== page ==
Every skill a person can learn is essentially like learning a language. Learning martial arts involves learning forms, learning mechanics involves learning car parts, and learning sewing means learning the different kinds of stitches you can do to secure the fabric.
Because of this, one can reasonably be concerned that learning sewing is overwhelming. Where do you start? What are the fundamentals? This article answers that question with one of the most common and basic forms of stitching: How to top stitch. Nearly every kind of clothing you can find has a top stitch in it. This is because it is quick, easy, and automatable at a factory. Luckily for those sewing at home, though, it does not require a factory to be performed, unlike many other modern sewing techniques. It is a stitch that is as useful for hemming pants as it is making designer dresses. So, it behooves you to learn it, and this guide will show you how.
Top stitches are as interesting as they are useful. Technically, they are a highly decorative stitch Trusted Source How to make your own jeans | Sewing | The Guardian Most people are familiar with horror of shopping for a new pair of jeans. One sewing blogger decided to make her own. Did she discover the modern woman’s holy grail – a perfectly fitting pair of jeans? www.theguardian.com . They are not, strictly speaking, necessary, as the same fastenings can be done under a garment’s surface. But there is an art to doing a top stitch, as they are visible to the naked eye on the outside of a garment.
Decorative though they may be, top stitches are still incredibly useful. They are meant to decorate, but they can do everything from hold facings to strengthen seems, to flatten fabrics.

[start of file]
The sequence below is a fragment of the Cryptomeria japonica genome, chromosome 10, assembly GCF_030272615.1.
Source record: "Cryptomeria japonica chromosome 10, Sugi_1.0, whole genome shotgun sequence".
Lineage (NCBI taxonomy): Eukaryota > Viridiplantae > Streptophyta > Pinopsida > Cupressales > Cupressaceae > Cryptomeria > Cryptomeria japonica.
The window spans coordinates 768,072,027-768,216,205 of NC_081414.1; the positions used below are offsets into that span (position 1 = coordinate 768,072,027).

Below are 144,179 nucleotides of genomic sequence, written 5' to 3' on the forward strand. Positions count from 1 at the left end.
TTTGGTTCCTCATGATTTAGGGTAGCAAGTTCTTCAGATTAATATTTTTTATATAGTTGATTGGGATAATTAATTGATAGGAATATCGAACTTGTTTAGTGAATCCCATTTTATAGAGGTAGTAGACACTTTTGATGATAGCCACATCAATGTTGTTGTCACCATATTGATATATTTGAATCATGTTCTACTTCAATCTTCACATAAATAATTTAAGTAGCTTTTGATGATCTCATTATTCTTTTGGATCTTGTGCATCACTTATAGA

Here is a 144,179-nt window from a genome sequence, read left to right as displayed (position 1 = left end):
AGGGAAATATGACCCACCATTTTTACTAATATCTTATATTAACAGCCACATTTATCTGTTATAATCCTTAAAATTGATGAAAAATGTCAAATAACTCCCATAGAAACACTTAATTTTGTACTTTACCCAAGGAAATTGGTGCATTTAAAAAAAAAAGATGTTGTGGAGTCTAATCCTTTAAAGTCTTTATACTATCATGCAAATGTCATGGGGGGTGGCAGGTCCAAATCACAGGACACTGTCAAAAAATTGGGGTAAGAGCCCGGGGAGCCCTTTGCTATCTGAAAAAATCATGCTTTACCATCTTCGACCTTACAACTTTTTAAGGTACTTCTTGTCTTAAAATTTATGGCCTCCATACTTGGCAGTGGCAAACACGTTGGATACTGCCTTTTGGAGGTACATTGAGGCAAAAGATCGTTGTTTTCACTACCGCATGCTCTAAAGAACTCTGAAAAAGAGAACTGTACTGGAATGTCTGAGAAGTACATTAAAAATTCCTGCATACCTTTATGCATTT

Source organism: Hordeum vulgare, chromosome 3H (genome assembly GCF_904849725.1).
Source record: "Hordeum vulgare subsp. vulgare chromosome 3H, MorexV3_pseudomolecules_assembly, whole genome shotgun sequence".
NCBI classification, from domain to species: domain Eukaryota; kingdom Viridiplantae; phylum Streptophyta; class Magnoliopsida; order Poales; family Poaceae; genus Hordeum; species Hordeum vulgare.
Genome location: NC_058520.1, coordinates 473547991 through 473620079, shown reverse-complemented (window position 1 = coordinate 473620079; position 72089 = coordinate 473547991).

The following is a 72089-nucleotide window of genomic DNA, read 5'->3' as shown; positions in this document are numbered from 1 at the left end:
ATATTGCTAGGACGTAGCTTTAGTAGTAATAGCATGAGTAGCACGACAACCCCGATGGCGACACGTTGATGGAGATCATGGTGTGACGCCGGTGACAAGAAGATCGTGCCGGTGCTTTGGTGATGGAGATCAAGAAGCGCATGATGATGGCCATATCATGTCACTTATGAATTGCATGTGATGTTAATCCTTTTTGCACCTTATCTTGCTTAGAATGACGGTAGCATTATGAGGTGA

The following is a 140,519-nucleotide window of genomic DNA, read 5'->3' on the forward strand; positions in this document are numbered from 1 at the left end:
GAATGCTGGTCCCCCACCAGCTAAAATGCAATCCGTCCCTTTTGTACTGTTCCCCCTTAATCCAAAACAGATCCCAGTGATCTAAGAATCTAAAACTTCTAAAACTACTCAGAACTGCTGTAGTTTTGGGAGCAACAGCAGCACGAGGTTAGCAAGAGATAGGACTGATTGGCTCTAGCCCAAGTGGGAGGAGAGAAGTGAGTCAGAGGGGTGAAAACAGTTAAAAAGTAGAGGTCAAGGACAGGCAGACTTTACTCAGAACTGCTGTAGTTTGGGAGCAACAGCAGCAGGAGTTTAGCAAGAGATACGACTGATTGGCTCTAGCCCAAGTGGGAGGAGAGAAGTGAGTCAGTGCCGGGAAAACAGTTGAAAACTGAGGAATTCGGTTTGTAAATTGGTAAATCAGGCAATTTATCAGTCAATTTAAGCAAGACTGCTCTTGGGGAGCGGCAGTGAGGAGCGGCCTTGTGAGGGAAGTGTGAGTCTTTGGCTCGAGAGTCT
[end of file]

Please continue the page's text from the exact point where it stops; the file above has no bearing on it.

Top stitching is an important skill to learn because it is the most common way of fixing clothing. When you think about it, it makes sense: Most other kinds of stitches are important for making clothes from the inside out. Top stitching involves fixing clothes from the outside.
All clothing comes with a lifespan, and top stitching is the method by which you extend that lifespan. More than that, though, it opens up a whole new world for you of not just fixing your clothing but customizing it. And once you start modifying your clothing, it can be hard to stop.
Top stitching requires nothing more than a sewing machine. It can also be done by hand, but if you want to get into a habit of top sewing stitches, a machine is recommended.
Writing out a step-by-step guide on top stitching would only be so helpful. In the past, sewing was taught orally, usually from mother to daughter. After the invention of the printing press, visual aids such as illustrations were quickly implemented to help teach mechanical skills.
The best thread for top stitching is actually “top stitching thread,” a type of thread that is specifically designed to be visible. This plays into the skill top stitching cultivates as a tool of expression. You can do top stitching with any kind of thread, but if you want your skill to be recognized, use top stitching thread.
Remember that there are different types of top stitching threads for different fabrics. Leather, for instance, requires much thicker top stitching thread for it to be visible than, say, velvet.